Show simple item record

dc.contributor.authorCurlew, Kyle
dc.contributor.otherQueen's University (Kingston, Ont.). Theses (Queen's University (Kingston, Ont.))en
dc.date.accessioned2017-08-16T22:52:30Z
dc.date.available2017-08-16T22:52:30Z
dc.identifier.urihttp://hdl.handle.net/1974/22026
dc.description.abstractAnonymous social media platforms, like Yik Yak, have been at the center of public controversies surrounding the proliferation of trolling, bullying, and gendered and racialized violence. This has led to a renewed scholarly attention to forms of anonymity and pseudonymity deployed in cyber-spaces that allow users to post content without attachment to their identity. This project has employed the use of qualitative and ethnographic methods to develop a case-study to explore two layers of empirical analysis: (1) as an empirical extension of post-structuralist theory, this project demonstrates how social actors engage in (un)disciplined performativity that allow users to share user-generated content as identity performance separated from their overall reputation and (2) explore how (un)disciplined users are regulated through various forms of vernacular and institutional governmentalities. In combining these two layers, I seek to understand how anonymity is performed, how anonymous regimes stabilize, re-stabilize, and through controversy, destabilize, and theorize how this constellation of performative acts and regulatory features are embedded within a larger political economy of Yik Yak. Performative anonymity exists within a sprawling set of collectives defined by unwritten and (un)disciplined norms, values, and creative content which are all captured in a wider surveillant assemblage. The results of this case-study reveal that though anonymity and pseudonymity inevitably feature a proliferation of trolling and e-bile, it also hosts users who may engage in forms of entertainment, caretaking, and/or a flight from social stigmatization. This project positions itself to oppose the imposition of a “real name” web advocated by Facebook and Google, and to maintain more efficiently moderated anonymous spaces for those who need to escape exposure to the constant gaze of friends, family, and strangers.en_US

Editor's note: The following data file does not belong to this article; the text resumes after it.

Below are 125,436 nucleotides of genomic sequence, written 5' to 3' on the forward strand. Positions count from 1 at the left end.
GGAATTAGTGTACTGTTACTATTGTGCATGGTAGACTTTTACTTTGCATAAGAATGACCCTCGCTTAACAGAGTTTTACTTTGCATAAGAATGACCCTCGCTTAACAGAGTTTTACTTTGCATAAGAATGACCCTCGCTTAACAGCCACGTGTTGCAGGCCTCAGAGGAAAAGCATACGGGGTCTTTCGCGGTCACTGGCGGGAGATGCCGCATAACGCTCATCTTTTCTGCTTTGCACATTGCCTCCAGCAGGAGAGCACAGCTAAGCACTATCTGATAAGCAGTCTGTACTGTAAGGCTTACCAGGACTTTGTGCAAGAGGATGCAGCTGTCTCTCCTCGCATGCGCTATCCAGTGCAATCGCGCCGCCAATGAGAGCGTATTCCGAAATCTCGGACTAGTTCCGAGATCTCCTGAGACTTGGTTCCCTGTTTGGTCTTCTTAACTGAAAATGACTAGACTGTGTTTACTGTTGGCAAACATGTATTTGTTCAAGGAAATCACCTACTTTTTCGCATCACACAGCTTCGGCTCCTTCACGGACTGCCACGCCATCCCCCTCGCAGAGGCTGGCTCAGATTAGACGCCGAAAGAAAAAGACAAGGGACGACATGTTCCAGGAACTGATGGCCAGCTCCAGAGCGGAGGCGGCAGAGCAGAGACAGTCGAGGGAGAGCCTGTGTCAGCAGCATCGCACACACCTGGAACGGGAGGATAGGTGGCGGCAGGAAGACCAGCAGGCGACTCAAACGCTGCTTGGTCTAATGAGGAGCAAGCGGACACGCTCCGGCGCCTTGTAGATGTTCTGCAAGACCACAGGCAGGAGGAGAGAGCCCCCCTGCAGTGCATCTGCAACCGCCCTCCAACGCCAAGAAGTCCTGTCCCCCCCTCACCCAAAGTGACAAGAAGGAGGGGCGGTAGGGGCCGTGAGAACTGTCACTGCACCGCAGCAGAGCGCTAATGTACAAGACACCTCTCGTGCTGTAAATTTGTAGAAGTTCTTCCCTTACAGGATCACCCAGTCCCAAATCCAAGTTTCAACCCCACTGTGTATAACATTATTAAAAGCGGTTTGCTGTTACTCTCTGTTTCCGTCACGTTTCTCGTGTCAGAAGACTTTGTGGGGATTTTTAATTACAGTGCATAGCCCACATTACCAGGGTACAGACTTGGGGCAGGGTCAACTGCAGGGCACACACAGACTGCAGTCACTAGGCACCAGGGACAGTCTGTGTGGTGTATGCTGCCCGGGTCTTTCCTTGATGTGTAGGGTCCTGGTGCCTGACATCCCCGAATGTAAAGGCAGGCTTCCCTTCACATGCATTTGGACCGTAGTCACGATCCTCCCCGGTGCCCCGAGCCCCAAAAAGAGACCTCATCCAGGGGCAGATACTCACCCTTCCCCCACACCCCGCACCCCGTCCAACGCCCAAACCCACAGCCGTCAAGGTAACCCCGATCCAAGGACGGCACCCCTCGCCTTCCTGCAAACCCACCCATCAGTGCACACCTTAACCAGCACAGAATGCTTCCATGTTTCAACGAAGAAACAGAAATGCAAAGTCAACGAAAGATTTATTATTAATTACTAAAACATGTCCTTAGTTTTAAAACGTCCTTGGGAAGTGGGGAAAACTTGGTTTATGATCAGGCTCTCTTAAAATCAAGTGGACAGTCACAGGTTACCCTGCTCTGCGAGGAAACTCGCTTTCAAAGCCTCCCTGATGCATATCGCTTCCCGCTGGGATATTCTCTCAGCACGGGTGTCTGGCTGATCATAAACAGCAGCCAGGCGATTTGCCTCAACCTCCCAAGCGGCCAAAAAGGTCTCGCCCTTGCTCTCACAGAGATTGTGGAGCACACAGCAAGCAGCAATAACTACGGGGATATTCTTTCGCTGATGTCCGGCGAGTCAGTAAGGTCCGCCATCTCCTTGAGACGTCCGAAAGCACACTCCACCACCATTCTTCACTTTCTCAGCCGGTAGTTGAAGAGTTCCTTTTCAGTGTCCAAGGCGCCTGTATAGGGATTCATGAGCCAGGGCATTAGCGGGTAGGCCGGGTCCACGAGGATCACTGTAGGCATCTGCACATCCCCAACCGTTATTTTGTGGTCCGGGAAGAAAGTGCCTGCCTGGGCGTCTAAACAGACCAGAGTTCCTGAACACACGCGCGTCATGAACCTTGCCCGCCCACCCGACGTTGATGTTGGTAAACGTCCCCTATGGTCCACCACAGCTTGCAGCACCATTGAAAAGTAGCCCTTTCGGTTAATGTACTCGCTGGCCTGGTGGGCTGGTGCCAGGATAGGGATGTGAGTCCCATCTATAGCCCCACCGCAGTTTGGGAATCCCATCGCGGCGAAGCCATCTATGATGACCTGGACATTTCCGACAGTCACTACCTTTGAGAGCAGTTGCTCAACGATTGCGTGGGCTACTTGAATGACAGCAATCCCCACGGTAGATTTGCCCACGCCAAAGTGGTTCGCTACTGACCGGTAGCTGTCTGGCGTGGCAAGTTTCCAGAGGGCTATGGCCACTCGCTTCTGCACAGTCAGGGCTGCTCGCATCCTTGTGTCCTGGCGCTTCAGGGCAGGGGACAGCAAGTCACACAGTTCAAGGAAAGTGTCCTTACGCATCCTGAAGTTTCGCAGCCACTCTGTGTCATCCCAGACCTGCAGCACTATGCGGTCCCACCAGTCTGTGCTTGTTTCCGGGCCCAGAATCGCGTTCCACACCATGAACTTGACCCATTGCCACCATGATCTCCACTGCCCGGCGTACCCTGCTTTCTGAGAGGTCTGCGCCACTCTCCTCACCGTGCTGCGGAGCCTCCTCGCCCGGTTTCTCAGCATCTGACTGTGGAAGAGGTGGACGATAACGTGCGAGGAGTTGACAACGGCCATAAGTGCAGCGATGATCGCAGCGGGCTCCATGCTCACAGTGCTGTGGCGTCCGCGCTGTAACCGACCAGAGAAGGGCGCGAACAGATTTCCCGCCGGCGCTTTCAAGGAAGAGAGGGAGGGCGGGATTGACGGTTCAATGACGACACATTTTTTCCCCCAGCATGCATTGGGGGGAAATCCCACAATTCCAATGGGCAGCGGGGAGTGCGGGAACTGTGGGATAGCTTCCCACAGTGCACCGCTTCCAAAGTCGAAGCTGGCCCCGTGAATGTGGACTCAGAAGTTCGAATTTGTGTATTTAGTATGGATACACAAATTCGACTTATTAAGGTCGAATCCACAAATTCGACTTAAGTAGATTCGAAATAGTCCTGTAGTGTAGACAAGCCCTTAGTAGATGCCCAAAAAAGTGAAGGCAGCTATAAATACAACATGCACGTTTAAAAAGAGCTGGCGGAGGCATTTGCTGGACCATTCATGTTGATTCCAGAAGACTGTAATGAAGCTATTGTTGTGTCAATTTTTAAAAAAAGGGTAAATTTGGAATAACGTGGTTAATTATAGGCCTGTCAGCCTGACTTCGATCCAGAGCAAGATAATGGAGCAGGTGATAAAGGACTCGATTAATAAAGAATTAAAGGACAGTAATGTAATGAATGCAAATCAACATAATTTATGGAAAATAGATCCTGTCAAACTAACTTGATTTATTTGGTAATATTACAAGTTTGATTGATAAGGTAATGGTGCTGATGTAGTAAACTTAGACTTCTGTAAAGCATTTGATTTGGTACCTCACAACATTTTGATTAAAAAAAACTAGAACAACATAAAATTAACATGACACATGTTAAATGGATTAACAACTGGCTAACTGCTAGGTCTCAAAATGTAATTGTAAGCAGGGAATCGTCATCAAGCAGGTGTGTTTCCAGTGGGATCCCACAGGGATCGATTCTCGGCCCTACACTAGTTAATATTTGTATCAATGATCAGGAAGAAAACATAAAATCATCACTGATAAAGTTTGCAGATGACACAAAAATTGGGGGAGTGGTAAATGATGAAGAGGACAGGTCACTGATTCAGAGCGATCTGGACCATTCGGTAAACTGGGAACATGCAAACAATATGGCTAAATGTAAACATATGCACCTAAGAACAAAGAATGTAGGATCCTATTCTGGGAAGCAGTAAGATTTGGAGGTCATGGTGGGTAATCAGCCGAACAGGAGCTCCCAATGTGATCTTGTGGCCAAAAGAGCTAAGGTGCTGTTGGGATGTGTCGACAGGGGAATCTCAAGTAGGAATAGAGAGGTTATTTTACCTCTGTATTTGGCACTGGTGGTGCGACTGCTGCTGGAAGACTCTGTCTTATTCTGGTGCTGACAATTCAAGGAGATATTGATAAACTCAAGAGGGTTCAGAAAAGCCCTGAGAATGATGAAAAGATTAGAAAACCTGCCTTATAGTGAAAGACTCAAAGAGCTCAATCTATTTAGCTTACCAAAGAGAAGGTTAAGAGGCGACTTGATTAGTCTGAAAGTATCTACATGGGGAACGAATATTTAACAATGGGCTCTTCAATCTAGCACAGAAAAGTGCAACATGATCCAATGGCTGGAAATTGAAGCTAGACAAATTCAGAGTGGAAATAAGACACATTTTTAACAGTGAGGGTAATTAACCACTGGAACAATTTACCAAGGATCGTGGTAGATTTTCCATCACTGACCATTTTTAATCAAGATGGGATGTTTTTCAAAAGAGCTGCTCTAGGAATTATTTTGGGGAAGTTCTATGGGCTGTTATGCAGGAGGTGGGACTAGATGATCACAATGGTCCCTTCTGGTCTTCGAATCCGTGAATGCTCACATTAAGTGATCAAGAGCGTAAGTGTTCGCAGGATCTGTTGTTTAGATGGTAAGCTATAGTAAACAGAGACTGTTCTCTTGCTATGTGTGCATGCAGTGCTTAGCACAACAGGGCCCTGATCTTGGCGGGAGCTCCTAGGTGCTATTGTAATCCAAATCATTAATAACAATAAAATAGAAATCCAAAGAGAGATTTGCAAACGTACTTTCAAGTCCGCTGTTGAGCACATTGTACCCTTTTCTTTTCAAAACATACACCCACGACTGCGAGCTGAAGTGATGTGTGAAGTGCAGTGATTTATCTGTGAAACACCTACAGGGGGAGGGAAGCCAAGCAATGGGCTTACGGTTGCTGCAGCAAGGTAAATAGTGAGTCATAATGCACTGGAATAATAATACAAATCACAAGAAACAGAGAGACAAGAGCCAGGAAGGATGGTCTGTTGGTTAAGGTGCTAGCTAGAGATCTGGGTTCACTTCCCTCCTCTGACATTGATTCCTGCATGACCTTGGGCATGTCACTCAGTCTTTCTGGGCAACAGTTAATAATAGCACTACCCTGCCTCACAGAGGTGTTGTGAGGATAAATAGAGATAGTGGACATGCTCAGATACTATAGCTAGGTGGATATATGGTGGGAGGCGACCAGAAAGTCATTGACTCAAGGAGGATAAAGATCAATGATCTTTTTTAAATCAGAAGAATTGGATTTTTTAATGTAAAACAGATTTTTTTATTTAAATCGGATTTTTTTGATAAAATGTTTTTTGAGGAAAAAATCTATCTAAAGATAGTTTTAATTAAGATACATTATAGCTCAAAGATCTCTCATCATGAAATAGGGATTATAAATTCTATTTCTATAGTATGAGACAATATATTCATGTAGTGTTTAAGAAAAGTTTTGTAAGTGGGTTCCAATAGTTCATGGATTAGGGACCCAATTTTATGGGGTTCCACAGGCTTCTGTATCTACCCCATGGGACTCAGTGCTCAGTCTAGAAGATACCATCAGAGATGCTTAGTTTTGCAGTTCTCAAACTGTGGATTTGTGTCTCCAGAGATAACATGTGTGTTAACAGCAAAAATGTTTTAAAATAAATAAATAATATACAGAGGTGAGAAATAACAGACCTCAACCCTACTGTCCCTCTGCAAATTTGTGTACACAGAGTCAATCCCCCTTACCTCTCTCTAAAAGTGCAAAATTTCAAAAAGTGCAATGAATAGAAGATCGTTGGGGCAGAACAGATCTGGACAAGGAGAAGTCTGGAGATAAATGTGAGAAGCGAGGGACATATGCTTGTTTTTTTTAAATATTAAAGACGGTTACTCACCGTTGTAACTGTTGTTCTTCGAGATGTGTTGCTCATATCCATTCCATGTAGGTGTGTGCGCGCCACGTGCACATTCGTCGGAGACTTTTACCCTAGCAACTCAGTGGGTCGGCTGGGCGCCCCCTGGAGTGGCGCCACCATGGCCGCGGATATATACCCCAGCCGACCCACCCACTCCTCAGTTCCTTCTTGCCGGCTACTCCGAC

dc.language.isoenen_US
dc.relation.ispartofseriesCanadian thesesen
dc.rightsAttribution-NonCommercial-NoDerivs 3.0 United States*
dc.rightsQueen's University's Thesis/Dissertation Non-Exclusive License for Deposit to QSpace and Library and Archives Canadaen
dc.rightsProQuest PhD and Master's Theses International Dissemination Agreementen
dc.rightsIntellectual Property Guidelines at Queen's Universityen
dc.rightsCopying and Preserving Your Thesisen
dc.rightsThis publication is made available by the authority of the copyright owner solely for the purpose of private study and research and may not be copied or reproduced except as permitted by the copyright laws without written authority from the copyright owner.en
dc.rights.urihttp://creativecommons.org/licenses/by-nc-nd/3.0/us/*
dc.subjectAnonymityen_US
dc.subjectGovernmentalityen_US
dc.subjectIdentityen_US
dc.subjectSocial Mediaen_US
dc.subjectSociologyen_US
dc.subjectSurveillanceen_US
dc.title(Un)disciplined Performativity: Anonymity, Identity, and Governmentality on Yik Yaken_US
dc.typeThesisen
dc.description.degreeMaster of Artsen_US
dc.contributor.supervisorMurakami Wood, David
dc.contributor.departmentSociologyen_US


Files in this item

Thumbnail
Thumbnail

This item appears in the following Collection(s)

Show simple item record

Attribution-NonCommercial-NoDerivs 3.0 United States
Except where otherwise noted, this item's license is described as Attribution-NonCommercial-NoDerivs 3.0 United States